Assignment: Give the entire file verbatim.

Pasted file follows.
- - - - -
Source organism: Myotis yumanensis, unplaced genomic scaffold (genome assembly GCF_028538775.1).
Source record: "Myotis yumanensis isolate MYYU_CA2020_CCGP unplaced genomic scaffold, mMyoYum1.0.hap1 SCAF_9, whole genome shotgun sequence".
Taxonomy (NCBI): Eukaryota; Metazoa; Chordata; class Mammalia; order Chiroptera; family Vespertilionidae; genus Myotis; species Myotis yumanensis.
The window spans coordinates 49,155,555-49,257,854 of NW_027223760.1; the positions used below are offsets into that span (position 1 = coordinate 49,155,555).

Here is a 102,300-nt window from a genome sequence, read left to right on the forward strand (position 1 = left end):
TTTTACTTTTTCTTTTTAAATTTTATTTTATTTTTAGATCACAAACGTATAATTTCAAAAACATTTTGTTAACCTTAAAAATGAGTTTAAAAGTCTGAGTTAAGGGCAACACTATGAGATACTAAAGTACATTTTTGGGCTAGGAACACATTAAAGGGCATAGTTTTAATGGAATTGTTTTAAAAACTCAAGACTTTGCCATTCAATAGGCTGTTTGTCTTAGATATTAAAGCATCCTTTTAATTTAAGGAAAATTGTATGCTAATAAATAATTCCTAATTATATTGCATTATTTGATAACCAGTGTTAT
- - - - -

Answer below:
Source organism: Myotis yumanensis, unplaced genomic scaffold (genome assembly GCF_028538775.1).
Source record: "Myotis yumanensis isolate MYYU_CA2020_CCGP unplaced genomic scaffold, mMyoYum1.0.hap1 SCAF_9, whole genome shotgun sequence".
Taxonomy (NCBI): Eukaryota; Metazoa; Chordata; class Mammalia; order Chiroptera; family Vespertilionidae; genus Myotis; species Myotis yumanensis.
The window spans coordinates 49,155,555-49,257,854 of NW_027223760.1; the positions used below are offsets into that span (position 1 = coordinate 49,155,555).

Here is a 102,300-nt window from a genome sequence, read left to right on the forward strand (position 1 = left end):
TTTTACTTTTTCTTTTTAAATTTTATTTTATTTTTAGATCACAAACGTATAATTTCAAAAACATTTTGTTAACCTTAAAAATGAGTTTAAAAGTCTGAGTTAAGGGCAACACTATGAGATACTAAAGTACATTTTTGGGCTAGGAACACATTAAAGGGCATAGTTTTAATGGAATTGTTTTAAAAACTCAAGACTTTGCCATTCAATAGGCTGTTTGTCTTAGATATTAAAGCATCCTTTTAATTTAAGGAAAATTGTATGCTAATAAATAATTCCTAATTATATTGCATTATTTGATAACCAGTGTTAT